- Be cognizant of the kind of questions being asked and the developers who are asking these questions. Many times, you will be able to identify talent which is more proactive about your brand than the rest just by observing the questions or comments.
- Once the session concludes, connecting with them over a personalized mail/message with open positions at your organization can increase your chances of a potential hire.
- Do this frequently and you are bound to see some great hires materializing in no time.
Here’s an example of an invite to a live session by Microsoft-
Use your network to build a talent pipeline
Sometimes things that we are looking for is right in front of us and we hardly notice it. Take for example your company’s Linkedin profile. You can find some great candidates just by looking at it closely.
Company and individual status updates
There are thousands of company updates posted every single day. So how do you stand out? Get creative! According to Linkedin, the following are certain practices that will help your hiring updates get views by the right candidates:
- A video in your update can increase your engagement by 74%. So convey a story and make the viewer feel something – humour, inspiration, wonder or pride.
- A link in your update can increase engagement by 84%
- A photo in your update can increase engagement by 147%. Here, it would be great to go with a picture of one of your developers. The more realistic, the better.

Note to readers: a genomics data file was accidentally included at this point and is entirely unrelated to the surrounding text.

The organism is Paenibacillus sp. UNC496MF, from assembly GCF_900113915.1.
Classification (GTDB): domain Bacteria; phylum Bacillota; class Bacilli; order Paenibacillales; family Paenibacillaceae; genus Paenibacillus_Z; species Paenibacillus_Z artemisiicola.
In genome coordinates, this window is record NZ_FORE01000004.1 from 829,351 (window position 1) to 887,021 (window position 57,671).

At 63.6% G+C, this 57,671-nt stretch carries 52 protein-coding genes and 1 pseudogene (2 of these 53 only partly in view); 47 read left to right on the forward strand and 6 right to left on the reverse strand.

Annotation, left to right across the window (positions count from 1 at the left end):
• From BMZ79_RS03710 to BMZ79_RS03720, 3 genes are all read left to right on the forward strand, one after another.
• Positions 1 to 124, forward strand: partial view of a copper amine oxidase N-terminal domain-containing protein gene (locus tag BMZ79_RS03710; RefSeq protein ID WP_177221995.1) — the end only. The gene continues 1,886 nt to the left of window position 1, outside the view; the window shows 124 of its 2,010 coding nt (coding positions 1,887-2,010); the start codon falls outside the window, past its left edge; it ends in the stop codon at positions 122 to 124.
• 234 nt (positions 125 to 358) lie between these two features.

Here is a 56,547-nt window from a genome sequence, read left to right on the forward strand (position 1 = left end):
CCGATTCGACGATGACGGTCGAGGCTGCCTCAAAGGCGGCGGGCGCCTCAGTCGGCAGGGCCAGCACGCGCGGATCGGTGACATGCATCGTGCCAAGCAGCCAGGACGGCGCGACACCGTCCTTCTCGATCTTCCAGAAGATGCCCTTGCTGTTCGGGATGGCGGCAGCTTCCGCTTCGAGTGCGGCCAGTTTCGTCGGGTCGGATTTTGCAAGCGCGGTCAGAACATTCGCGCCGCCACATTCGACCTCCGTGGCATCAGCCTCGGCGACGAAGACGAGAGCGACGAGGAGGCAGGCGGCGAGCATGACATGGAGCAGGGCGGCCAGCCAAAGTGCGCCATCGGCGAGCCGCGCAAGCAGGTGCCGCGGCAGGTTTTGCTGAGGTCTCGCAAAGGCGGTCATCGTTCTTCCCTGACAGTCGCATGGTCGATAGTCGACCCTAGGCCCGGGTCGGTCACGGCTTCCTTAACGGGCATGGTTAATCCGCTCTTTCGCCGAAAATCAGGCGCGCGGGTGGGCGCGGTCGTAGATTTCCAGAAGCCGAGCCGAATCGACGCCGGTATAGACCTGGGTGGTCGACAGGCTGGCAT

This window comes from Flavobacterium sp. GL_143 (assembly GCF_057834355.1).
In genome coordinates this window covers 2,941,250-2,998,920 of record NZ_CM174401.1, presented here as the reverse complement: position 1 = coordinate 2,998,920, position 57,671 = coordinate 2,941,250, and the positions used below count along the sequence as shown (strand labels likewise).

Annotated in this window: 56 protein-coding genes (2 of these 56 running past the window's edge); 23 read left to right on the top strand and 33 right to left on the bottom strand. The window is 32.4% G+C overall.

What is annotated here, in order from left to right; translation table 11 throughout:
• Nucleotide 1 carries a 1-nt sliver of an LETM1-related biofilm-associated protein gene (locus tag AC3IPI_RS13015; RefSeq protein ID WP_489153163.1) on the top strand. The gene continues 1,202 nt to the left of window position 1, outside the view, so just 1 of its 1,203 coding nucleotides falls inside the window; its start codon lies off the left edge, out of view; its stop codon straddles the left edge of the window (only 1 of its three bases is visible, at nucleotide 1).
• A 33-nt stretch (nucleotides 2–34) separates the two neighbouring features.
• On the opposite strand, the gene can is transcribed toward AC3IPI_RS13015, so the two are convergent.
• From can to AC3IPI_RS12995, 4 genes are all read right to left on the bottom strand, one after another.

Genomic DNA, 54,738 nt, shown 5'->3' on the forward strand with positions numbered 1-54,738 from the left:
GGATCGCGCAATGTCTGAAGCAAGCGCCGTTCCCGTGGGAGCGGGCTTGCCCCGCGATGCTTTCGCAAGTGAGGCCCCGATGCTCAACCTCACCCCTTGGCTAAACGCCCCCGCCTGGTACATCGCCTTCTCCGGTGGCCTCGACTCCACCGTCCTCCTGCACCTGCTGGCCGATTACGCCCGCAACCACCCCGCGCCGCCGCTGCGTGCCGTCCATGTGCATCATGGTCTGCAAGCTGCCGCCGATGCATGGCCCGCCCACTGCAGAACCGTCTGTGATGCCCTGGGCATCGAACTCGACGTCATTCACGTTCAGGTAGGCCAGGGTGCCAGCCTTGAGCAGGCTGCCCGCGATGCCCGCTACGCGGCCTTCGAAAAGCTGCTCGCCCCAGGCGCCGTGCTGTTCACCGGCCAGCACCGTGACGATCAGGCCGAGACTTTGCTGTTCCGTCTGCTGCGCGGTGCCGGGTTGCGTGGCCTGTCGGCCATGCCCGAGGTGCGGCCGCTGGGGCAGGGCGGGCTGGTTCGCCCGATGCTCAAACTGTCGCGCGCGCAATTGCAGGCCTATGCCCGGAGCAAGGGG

- Keep it short. The top 50 status updates have an average count of 120 characters.
Here is a recent hiring update by Linkedin for more inspiration. The personalized messaging helps it stand out.
- Once your status is ready, post it on your company page (which already has job seekers interested in working for your company) or on your individual networks.
- Tag developers within your organization who have some great developer connects so more people notice your post.
- Also, make sure all your employees like these updates so their connections notice them as well.
Use the alumni feature on Linkedin
This is a great hack if you are looking to make both university and lateral hires. Access this by clicking the name of one of the schools on your profile. You will then be able to view all alumni details and filter those profiles by their skills, their current location, if they are actively looking for jobs etc, based on your requirement. .
Attract GenZ developers through Instagram, Snapchat, and Pinterest
Did you know that 53% of young online adults aged 18–29 use Instagram actively? This is a powerhouse of talent if used the right way. Let’s learn how to tap some talent here with the help of an example.
This is one of Reddit’s hiring posts on Instagram
- Reddit keeps it personal and conversational. They aren’t afraid to share a little about themselves. Some suggestions on what you can share to showcase your brand – people, events, company culture, etc.